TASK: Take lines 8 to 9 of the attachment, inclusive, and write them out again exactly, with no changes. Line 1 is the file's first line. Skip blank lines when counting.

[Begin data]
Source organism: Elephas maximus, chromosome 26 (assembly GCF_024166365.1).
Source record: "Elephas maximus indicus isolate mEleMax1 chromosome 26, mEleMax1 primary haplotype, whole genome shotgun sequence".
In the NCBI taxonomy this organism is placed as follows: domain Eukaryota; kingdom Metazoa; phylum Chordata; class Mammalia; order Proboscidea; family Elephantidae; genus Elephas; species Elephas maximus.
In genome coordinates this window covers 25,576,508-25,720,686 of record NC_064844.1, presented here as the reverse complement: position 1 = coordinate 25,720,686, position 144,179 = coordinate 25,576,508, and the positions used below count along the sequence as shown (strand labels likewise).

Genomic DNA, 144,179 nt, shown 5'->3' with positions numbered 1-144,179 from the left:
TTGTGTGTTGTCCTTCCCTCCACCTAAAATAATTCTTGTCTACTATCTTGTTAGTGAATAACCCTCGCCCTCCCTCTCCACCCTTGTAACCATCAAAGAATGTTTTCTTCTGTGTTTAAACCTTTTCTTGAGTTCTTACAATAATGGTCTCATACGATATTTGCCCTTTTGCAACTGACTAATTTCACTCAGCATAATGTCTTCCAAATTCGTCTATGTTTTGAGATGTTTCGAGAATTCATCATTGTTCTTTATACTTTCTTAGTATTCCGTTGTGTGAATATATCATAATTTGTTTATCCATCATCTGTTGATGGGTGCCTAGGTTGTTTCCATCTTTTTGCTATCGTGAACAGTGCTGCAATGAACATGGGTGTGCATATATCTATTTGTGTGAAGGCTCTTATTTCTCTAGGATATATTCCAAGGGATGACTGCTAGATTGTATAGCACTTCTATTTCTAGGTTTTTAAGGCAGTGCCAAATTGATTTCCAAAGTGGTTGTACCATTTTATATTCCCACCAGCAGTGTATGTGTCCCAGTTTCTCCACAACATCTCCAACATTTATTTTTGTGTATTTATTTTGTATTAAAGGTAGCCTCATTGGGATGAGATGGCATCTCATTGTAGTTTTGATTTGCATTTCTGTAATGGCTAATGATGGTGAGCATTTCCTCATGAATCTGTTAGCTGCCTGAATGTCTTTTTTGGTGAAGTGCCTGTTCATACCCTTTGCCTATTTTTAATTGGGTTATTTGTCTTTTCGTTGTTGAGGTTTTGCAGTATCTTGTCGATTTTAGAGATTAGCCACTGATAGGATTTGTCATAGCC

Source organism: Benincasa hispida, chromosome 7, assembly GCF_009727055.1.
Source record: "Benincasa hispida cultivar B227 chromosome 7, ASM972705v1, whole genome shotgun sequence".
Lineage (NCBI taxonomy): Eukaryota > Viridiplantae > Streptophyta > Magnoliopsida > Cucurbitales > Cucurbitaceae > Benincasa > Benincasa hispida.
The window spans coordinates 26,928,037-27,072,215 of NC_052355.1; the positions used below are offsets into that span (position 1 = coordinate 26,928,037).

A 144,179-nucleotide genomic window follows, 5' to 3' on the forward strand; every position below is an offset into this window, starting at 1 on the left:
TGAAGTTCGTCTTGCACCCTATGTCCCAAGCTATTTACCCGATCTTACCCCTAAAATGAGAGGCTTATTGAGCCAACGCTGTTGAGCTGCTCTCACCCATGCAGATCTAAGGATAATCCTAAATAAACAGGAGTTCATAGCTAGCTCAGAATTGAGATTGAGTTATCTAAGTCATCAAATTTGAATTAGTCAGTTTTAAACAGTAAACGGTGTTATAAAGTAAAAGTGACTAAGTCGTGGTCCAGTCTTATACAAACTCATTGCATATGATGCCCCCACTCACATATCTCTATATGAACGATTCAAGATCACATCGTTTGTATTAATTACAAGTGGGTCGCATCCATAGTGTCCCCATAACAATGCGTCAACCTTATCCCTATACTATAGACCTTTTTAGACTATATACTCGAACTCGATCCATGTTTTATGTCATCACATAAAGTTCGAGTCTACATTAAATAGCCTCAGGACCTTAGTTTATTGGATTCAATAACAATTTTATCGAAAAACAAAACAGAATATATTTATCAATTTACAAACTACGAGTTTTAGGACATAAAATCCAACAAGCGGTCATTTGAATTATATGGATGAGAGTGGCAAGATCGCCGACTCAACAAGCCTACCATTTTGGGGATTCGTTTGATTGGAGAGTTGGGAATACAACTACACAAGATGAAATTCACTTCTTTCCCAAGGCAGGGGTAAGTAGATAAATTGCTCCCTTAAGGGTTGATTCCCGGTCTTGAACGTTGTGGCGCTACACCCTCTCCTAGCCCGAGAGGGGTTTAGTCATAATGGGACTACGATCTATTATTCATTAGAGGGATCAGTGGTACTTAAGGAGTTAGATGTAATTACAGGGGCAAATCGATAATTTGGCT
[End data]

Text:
Source record: "Benincasa hispida cultivar B227 chromosome 7, ASM972705v1, whole genome shotgun sequence".
Lineage (NCBI taxonomy): Eukaryota > Viridiplantae > Streptophyta > Magnoliopsida > Cucurbitales > Cucurbitaceae > Benincasa > Benincasa hispida.